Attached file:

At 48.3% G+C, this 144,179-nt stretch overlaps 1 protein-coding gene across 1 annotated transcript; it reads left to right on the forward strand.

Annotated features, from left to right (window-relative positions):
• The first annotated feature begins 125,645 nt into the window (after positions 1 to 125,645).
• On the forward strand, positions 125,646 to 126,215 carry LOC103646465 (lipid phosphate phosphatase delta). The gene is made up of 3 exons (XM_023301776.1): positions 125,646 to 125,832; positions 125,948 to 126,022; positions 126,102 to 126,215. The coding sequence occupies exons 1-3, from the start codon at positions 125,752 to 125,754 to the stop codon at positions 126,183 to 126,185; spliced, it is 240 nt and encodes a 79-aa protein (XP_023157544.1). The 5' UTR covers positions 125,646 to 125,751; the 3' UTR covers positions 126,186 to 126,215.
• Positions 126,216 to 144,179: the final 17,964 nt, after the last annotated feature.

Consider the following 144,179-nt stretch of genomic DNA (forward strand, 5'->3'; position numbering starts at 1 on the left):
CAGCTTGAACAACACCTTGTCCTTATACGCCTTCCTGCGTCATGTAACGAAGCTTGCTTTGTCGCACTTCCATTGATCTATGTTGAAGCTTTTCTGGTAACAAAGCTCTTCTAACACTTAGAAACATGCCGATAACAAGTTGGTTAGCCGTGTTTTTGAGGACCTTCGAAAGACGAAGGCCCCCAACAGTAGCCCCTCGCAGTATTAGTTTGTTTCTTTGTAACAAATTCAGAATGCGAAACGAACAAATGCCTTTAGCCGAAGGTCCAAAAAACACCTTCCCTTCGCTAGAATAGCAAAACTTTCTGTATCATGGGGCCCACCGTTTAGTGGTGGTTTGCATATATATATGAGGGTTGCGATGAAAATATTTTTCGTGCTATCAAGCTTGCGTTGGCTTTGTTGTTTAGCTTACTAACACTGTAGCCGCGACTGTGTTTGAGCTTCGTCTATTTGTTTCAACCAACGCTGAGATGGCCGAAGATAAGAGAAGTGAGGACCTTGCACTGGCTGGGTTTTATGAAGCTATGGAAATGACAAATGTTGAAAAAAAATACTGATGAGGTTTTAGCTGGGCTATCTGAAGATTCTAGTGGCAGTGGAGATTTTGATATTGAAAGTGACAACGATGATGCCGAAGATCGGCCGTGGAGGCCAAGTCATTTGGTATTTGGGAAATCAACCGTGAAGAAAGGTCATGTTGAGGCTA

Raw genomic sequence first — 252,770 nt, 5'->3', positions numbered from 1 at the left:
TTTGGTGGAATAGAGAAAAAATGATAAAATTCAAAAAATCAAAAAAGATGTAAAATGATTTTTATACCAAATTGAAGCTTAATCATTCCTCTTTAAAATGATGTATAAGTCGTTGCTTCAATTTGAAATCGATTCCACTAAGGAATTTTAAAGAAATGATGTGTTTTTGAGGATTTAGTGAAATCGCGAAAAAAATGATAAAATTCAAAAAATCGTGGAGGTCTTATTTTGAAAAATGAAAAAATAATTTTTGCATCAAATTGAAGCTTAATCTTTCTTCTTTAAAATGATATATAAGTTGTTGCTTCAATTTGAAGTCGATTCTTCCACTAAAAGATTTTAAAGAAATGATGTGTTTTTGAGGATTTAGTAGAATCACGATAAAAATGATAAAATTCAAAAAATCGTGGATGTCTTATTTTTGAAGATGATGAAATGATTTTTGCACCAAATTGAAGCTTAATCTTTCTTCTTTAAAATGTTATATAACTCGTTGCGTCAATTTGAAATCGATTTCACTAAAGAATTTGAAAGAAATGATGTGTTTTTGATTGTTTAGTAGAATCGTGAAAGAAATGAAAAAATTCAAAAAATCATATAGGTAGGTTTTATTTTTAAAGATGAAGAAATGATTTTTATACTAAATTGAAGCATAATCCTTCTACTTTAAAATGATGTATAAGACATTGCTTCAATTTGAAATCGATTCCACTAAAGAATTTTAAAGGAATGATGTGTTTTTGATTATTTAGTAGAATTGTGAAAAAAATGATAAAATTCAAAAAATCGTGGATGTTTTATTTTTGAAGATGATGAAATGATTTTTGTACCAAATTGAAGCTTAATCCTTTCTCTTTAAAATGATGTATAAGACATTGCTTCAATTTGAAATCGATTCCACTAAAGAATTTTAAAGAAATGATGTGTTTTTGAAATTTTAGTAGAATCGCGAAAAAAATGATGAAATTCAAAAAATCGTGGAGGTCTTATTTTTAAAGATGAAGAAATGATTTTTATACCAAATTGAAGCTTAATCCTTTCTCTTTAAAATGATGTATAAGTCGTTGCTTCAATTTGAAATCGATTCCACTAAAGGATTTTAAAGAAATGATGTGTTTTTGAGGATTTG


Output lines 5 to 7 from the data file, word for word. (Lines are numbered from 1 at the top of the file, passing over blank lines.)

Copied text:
• Positions 126,216 to 144,179: the final 17,964 nt, after the last annotated feature.

Consider the following 144,179-nt stretch of genomic DNA (forward strand, 5'->3'; position numbering starts at 1 on the left):
CAGCTTGAACAACACCTTGTCCTTATACGCCTTCCTGCGTCATGTAACGAAGCTTGCTTTGTCGCACTTCCATTGATCTATGTTGAAGCTTTTCTGGTAACAAAGCTCTTCTAACACTTAGAAACATGCCGATAACAAGTTGGTTAGCCGTGTTTTTGAGGACCTTCGAAAGACGAAGGCCCCCAACAGTAGCCCCTCGCAGTATTAGTTTGTTTCTTTGTAACAAATTCAGAATGCGAAACGAACAAATGCCTTTAGCCGAAGGTCCAAAAAACACCTTCCCTTCGCTAGAATAGCAAAACTTTCTGTATCATGGGGCCCACCGTTTAGTGGTGGTTTGCATATATATATGAGGGTTGCGATGAAAATATTTTTCGTGCTATCAAGCTTGCGTTGGCTTTGTTGTTTAGCTTACTAACACTGTAGCCGCGACTGTGTTTGAGCTTCGTCTATTTGTTTCAACCAACGCTGAGATGGCCGAAGATAAGAGAAGTGAGGACCTTGCACTGGCTGGGTTTTATGAAGCTATGGAAATGACAAATGTTGAAAAAAAATACTGATGAGGTTTTAGCTGGGCTATCTGAAGATTCTAGTGGCAGTGGAGATTTTGATATTGAAAGTGACAACGATGATGCCGAAGATCGGCCGTGGAGGCCAAGTCATTTGGTATTTGGGAAATCAACCGTGAAGAAAGGTCATGTTGAGGCTA